Not long before the coronavirus lockdown silenced New Zealand’s racing scene, Phillipa Morris not-so-quietly made history.
She became the first woman in New Zealand to call a greyhound race.
To give you an idea of how big a bite her achievement is – that’s over 110 years of racing history. And Morris called not one, but two, races at the Manawatu Raceway on March 16.
The 30-year-old was only meant to describe one race that day, but Australia’s only female caller, Victoria Shaw, and three of her colleagues had to skip the trip across the ditch for the Commentators’ Day Out meeting because of Covid-19 travel restrictions.
Morris admits she felt the pressure in her first race, the open class 410m sprint, which was named after her: ‘Phillipa Morris Making NZ Dog History Feature’. But she’d settled the nerves by her second, ‘Victoria Shaw Celebrating Women in Racing C5’.
It was fitting that the Palmerston North meeting was also celebrating International Women’s Day.
For Morris – a TAB Trackside studio presenter – it was a “whirlwind” moment, but she hopes the main takeaway from her feat is that female commentators are considered the norm not so far down the track.
Racing is one sport where women are on par with their male counterparts in all aspects – from trainers to owners, presenters, drivers and jockeys. The only exception, at the moment, is the commentary booth.
But you can bet Morris’s ground-breaking moment will be the catalyst for change. Even if the magnitude of the occasion was only realised by the mother-of-two a couple of days later.
“I think at the time I just wanted to get through it,” she says. “I’m someone who always wants to do a really good job, so I know I can do better but looking back on it now, it’s like ‘Wow’.
“My boss said I should be really proud because now that it’s been done, it may pave the way for someone like my daughter in years to come. And hopefully she’ll be known as just a commentator, not a female caller.”
Her boss is Michelle Pickles, former television sports journalist and now media personnel manager for the Racing Industry Transition Agency (formerly the NZ Racing Board).
Pickles says Morris did a fabulous job for her first time and it would be amazing to have more women in the future, provided they can do the job.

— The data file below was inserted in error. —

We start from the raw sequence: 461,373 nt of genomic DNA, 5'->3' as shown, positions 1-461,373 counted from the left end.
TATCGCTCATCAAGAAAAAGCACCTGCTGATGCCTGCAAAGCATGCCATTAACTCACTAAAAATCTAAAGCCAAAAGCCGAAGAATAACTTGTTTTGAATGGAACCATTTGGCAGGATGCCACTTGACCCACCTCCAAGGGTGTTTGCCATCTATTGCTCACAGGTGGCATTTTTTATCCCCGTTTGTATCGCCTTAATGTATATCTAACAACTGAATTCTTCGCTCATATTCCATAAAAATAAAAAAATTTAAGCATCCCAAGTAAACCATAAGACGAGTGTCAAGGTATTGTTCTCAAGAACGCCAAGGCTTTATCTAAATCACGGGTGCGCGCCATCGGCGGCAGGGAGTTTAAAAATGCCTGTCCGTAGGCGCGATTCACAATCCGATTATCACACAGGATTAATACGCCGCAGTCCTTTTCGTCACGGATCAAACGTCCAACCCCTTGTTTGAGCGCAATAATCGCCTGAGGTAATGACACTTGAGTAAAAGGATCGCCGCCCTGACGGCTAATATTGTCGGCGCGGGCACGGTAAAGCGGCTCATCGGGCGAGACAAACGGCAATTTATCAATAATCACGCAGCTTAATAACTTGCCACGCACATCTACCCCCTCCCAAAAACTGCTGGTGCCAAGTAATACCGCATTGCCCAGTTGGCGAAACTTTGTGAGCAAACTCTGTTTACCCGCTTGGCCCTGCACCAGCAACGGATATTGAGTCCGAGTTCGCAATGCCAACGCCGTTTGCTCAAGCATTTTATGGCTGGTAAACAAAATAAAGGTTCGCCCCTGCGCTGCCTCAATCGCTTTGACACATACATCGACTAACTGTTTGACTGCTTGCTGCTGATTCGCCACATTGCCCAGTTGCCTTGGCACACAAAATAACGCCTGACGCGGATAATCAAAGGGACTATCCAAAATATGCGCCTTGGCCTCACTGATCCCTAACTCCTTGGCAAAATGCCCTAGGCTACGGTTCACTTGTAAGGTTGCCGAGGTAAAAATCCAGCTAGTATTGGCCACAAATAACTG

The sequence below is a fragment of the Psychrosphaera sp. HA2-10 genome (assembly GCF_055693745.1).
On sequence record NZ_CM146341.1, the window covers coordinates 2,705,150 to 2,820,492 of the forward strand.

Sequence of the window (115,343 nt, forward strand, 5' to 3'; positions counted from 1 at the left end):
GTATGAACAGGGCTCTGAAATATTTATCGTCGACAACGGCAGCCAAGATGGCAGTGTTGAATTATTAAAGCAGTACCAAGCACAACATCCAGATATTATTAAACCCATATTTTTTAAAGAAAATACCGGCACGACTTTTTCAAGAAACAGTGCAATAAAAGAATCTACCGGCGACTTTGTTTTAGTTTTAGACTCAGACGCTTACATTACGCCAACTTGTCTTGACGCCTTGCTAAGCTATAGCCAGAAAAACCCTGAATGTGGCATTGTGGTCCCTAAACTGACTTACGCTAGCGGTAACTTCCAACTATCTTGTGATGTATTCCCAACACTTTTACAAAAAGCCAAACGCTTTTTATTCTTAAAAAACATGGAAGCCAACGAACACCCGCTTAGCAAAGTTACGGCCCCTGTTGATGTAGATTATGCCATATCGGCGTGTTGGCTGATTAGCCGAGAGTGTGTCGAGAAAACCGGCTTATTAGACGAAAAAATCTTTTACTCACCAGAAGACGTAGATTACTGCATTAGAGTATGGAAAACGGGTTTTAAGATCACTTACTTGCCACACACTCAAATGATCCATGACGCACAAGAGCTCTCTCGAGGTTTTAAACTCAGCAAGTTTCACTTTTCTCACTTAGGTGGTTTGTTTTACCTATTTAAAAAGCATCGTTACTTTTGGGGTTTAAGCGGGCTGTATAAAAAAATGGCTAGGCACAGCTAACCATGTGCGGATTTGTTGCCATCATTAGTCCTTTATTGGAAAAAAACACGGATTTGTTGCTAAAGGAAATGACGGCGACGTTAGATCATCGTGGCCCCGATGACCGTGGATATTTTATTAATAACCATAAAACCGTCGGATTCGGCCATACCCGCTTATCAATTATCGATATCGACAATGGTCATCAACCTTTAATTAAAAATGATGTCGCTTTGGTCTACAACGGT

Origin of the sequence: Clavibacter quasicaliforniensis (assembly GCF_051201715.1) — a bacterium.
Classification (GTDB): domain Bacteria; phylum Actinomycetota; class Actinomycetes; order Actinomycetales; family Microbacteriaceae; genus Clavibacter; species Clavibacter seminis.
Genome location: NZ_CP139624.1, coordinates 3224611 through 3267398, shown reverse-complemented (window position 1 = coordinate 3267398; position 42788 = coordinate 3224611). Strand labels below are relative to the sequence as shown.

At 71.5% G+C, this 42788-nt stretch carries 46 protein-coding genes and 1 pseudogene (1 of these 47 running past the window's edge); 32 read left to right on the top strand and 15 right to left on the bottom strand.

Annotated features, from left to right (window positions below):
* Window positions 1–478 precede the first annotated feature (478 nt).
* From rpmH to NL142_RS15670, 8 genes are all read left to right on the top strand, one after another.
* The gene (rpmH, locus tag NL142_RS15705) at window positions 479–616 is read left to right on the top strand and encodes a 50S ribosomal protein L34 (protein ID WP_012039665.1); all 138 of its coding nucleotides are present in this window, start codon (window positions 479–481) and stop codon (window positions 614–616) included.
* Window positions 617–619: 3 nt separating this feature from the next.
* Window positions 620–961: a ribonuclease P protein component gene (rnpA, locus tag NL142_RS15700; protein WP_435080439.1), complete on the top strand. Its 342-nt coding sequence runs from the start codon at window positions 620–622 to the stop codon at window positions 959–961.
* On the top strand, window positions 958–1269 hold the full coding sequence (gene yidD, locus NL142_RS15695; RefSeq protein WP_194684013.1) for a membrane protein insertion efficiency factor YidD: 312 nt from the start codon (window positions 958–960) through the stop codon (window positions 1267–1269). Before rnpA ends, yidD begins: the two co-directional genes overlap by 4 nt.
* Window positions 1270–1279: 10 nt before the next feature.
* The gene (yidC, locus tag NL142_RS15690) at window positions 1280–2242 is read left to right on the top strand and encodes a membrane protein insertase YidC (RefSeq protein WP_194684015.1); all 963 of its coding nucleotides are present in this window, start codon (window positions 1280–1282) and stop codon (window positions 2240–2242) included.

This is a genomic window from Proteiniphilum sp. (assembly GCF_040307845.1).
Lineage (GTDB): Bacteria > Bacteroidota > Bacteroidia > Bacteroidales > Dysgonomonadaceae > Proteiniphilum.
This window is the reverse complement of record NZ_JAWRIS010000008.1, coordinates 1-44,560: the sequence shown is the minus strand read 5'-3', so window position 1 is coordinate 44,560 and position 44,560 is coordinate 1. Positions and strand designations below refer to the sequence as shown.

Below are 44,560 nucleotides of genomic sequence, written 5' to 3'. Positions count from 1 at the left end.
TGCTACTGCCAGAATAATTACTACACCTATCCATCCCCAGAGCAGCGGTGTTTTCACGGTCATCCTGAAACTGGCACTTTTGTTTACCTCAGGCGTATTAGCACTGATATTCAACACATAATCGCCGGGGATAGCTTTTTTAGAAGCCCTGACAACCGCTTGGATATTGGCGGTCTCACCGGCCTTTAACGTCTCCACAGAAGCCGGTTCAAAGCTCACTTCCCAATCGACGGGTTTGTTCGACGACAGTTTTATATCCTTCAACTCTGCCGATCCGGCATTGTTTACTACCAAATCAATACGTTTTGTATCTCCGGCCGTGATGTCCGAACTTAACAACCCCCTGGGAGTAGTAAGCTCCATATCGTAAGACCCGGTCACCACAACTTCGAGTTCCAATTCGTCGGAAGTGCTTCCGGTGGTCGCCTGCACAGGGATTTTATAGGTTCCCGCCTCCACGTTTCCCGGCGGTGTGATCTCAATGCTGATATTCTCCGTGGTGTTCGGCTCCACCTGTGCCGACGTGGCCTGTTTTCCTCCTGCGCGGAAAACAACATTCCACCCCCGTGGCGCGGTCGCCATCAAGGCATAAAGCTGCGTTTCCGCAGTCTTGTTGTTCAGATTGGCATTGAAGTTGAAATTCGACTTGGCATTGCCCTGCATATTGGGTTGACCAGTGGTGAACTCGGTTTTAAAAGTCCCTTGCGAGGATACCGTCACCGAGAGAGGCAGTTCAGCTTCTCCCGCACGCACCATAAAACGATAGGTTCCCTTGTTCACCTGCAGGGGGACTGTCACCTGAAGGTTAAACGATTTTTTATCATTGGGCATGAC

“I’m really big on having the best person for the job – it can’t just be because they’re female,” she says. “Phillipa was the right person because she has the racing knowledge and expertise and has come a long way in the last two years.”
It’s not easy transforming from a greyhound trainer – which Morris was prior to starting her role with TAB Trackside – to a television presenter. But Pickles saw something in her.
“When we were recruiting for the presenter position, I could see how determined she was, so I thought it was possible to teach her how to be a broadcaster,” Pickles says.
Morris was raised in a racing family in Pukeatua in the Waikato. Her father, Wayne, trained racehorses before both of her parents got into training greyhounds; at first it was a hobby but it soon turned to a full-time commitment.
Surrounded by racing dogs from the age of seven meant it was only a matter of time before Morris followed suit.
“Growing up, I knew I wanted to train greyhounds, but I stepped away to do hairdressing and try other things, as you do when you’re young,” she says. “But I always came back to it.”
She eventually worked at a couple of large kennels and learnt more about the trade. She then progressed to have her own dogs.
She started with four greyhounds, but at one stage she was training around 10, and had 35 winners in a season.
Morris then went into partnership with her mother, Carol. They are still owners, but Phillipa leaves the training to her mum in Pahiatua. It became too hard to do when she moved to Auckland with her son and daughter (aged four and five) to take on the studio presenter role.
“I made the big move up here from Bulls with my kids, and I haven’t looked back to be honest,” she says. “I kind of wanted to make something of myself and I want my children to be proud that I kept pushing myself to get somewhere even when it was a struggle.”
Managing the work-life balance is possible with the help of an au pair. Morris says it’s a tricky balance with her role being rostered across different days and hours.
But she can’t complain, she says, because she “absolutely loves” her job.
“It’s that cliché where it doesn’t feel like work because you love what you do. I get to sit and watch racing, a passion of mine, and talk about it for four to five hours at a time,” she says.
There are no cues helping Morris either. She ad-libs the entire show, with only a script summarising the different segments to guide her.
Depending on her shift, Morris will still take her children to school, and come home for dinner duties. The routine may get busier now that Morris has called a race – she wants to keep going.
But right now, that’s all on hold. With no racing in New Zealand during the lockdown (thoroughbred racing is targeting a return on July 1), Morris and her children have gone down to her join her parents on the farm at Pahiatua.
“The kids have plenty of area to roam and we can help with the greyhounds as well, keeping them fit till racing continues,” she says.
Morris doesn’t consider herself a commentator yet, but she plans to keep practicing and taking opportunities whenever they arise.
“I’ve got the bug now. I’d like to get better and aim to be an all-rounder – presenting in the studio, interviewing on course and commentating,” she says.
There’s no shortage of support from commentators and people in the racing industry and Pickles says they will put steps in place to help her development.
“If she works hard and is good enough to call races on her own, I don’t see why that can’t happen in the future,” she says.
If Morris’s track record is anything to go by, she will do everything she can to improve and make her goal a reality.